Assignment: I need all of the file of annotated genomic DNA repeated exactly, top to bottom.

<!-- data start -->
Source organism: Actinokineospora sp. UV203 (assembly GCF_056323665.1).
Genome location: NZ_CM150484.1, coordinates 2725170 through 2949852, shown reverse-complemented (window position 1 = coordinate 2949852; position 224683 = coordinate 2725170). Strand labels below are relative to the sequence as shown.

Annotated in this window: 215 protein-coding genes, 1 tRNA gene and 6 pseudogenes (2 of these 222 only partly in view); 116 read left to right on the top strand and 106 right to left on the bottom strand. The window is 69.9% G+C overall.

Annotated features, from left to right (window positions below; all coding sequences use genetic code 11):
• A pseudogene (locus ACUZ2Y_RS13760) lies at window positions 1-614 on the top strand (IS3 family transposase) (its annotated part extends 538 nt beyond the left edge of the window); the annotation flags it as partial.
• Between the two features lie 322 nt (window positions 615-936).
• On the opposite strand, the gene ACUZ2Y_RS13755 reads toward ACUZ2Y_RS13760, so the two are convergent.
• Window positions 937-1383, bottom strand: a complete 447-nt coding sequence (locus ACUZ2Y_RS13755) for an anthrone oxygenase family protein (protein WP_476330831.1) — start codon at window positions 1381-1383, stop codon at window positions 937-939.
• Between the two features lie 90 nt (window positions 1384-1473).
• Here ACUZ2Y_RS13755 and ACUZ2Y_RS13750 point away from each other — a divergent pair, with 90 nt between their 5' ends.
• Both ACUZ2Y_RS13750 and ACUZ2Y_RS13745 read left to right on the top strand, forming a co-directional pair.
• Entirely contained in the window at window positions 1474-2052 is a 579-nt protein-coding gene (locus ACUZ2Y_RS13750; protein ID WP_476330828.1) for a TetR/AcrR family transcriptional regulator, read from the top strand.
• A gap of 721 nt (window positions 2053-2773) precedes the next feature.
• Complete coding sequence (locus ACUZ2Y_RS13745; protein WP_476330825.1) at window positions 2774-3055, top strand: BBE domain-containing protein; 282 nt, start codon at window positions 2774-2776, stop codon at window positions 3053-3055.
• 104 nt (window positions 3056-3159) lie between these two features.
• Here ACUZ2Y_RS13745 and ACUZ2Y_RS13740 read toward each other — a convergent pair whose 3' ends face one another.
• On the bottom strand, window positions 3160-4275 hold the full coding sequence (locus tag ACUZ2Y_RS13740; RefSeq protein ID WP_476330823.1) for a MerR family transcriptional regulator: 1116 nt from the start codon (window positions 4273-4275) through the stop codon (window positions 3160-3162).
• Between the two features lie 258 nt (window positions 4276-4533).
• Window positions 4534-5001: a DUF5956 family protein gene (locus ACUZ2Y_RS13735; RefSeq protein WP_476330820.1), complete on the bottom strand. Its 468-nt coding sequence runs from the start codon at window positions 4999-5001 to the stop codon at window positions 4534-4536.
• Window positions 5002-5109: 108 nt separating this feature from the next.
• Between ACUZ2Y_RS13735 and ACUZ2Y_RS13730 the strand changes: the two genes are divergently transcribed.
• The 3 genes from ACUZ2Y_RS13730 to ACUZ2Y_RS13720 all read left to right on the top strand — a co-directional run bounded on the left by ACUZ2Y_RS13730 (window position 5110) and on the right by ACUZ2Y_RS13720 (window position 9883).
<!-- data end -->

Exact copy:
Source organism: Actinokineospora sp. UV203 (assembly GCF_056323665.1).
Genome location: NZ_CM150484.1, coordinates 2725170 through 2949852, shown reverse-complemented (window position 1 = coordinate 2949852; position 224683 = coordinate 2725170). Strand labels below are relative to the sequence as shown.

Annotated in this window: 215 protein-coding genes, 1 tRNA gene and 6 pseudogenes (2 of these 222 only partly in view); 116 read left to right on the top strand and 106 right to left on the bottom strand. The window is 69.9% G+C overall.

Annotated features, from left to right (window positions below; all coding sequences use genetic code 11):
• A pseudogene (locus ACUZ2Y_RS13760) lies at window positions 1-614 on the top strand (IS3 family transposase) (its annotated part extends 538 nt beyond the left edge of the window); the annotation flags it as partial.
• Between the two features lie 322 nt (window positions 615-936).
• On the opposite strand, the gene ACUZ2Y_RS13755 reads toward ACUZ2Y_RS13760, so the two are convergent.
• Window positions 937-1383, bottom strand: a complete 447-nt coding sequence (locus ACUZ2Y_RS13755) for an anthrone oxygenase family protein (protein WP_476330831.1) — start codon at window positions 1381-1383, stop codon at window positions 937-939.
• Between the two features lie 90 nt (window positions 1384-1473).
• Here ACUZ2Y_RS13755 and ACUZ2Y_RS13750 point away from each other — a divergent pair, with 90 nt between their 5' ends.
• Both ACUZ2Y_RS13750 and ACUZ2Y_RS13745 read left to right on the top strand, forming a co-directional pair.
• Entirely contained in the window at window positions 1474-2052 is a 579-nt protein-coding gene (locus ACUZ2Y_RS13750; protein ID WP_476330828.1) for a TetR/AcrR family transcriptional regulator, read from the top strand.
• A gap of 721 nt (window positions 2053-2773) precedes the next feature.
• Complete coding sequence (locus ACUZ2Y_RS13745; protein WP_476330825.1) at window positions 2774-3055, top strand: BBE domain-containing protein; 282 nt, start codon at window positions 2774-2776, stop codon at window positions 3053-3055.
• 104 nt (window positions 3056-3159) lie between these two features.
• Here ACUZ2Y_RS13745 and ACUZ2Y_RS13740 read toward each other — a convergent pair whose 3' ends face one another.
• On the bottom strand, window positions 3160-4275 hold the full coding sequence (locus tag ACUZ2Y_RS13740; RefSeq protein ID WP_476330823.1) for a MerR family transcriptional regulator: 1116 nt from the start codon (window positions 4273-4275) through the stop codon (window positions 3160-3162).
• Between the two features lie 258 nt (window positions 4276-4533).
• Window positions 4534-5001: a DUF5956 family protein gene (locus ACUZ2Y_RS13735; RefSeq protein WP_476330820.1), complete on the bottom strand. Its 468-nt coding sequence runs from the start codon at window positions 4999-5001 to the stop codon at window positions 4534-4536.
• Window positions 5002-5109: 108 nt separating this feature from the next.
• Between ACUZ2Y_RS13735 and ACUZ2Y_RS13730 the strand changes: the two genes are divergently transcribed.
• The 3 genes from ACUZ2Y_RS13730 to ACUZ2Y_RS13720 all read left to right on the top strand — a co-directional run bounded on the left by ACUZ2Y_RS13730 (window position 5110) and on the right by ACUZ2Y_RS13720 (window position 9883).